TNBS finds 240 species in the area, out of the 325 ones documented in State

A six-year study conducted by The Nature and Butterfly Society (TNBS) has identified Siruvani hills in Coimbatore district as a butterfly super-hotspot.

Members of TNBS documented 240 (74%) out of 325 butterfly species found in T.N. from Siruvani hills between March 2015 and December 2020. As per a methodology formulated by TNBS, a place can be defined as a hotspot if 25% (75 species and above) of the State checklist species (325) are found in a single area.

The report submitted by TNBS to District Forest Officer D. Venkatesh has recommended the Department to declare Siruvani hills as a butterfly hotspot. According to Mr. Venkatesh, the findings of the study highlights the rich biodiversity of the region.

“Butterfly presence indicates a healthy ecosystem and can act as a measure of the overall eco-system. Documenting 240 species from a small area confirms the super richness of the butterfly availability in Siruvani hills,” said A. Pavendhan from TNBS.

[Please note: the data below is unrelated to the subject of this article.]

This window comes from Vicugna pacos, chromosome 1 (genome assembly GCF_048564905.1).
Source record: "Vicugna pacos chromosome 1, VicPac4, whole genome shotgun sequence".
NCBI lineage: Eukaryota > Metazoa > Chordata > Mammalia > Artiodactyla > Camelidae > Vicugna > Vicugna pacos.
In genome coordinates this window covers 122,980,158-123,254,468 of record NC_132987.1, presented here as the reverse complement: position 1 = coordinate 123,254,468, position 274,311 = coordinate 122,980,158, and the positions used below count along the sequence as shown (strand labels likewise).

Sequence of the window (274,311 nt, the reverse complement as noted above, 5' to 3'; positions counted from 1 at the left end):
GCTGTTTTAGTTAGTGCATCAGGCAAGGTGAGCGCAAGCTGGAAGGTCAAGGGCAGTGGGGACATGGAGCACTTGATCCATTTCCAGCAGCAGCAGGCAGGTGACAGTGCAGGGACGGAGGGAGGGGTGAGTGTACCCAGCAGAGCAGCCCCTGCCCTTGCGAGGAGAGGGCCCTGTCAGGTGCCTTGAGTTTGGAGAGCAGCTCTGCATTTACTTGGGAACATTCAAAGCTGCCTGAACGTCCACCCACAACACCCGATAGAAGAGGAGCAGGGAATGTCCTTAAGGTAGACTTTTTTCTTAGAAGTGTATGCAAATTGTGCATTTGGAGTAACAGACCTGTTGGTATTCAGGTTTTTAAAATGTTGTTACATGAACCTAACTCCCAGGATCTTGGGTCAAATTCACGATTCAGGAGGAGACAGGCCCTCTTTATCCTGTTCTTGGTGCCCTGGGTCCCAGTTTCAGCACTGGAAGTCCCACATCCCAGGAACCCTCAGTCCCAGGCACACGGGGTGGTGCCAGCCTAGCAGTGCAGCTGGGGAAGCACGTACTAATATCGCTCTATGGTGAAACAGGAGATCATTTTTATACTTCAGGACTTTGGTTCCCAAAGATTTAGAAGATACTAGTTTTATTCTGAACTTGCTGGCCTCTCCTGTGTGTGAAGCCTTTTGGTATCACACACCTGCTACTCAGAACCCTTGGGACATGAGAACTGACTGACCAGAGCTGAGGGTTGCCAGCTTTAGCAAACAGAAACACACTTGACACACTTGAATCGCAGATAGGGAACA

The 240 butterflies are from six families — Swallowtails (17), Whites and Yellows (28), Brush-footed Butterflies (72), Blues (69), Metalmarks (1) and Skippers (53).

Noted species recorded from the hills, which falls within the limits of Boluvampatti forest range of Coimbatore Forest Division, are Malabar Banded Peacock and Malabar Rose from the higher elevations and Nilgiri Grass Yellow from the mid-elevation.

The Brush-footed butterflies families are the most dominant here and rare sightings include Nilgiri Tiger, Malabar Tree Nymph, Tawny Rajah and Tamil Catseye, says the report.

Many-tailed Oakblue, a tiny butterfly with flashing blue inner wings is an iconic representation of Siruvani hills which is a mix of dry deciduous forest, moist deciduous forest and tropical evergreen forest lower to higher altitudes.

As per the report, rare butterflies from the Blues family such as Abnormal Silverline, Shiva Sunbeam, Large 4-lineblue, Dark Ceylon 6-lineblue, Kanara Oakblue, Common Onyx and Malabar Flash are seen.

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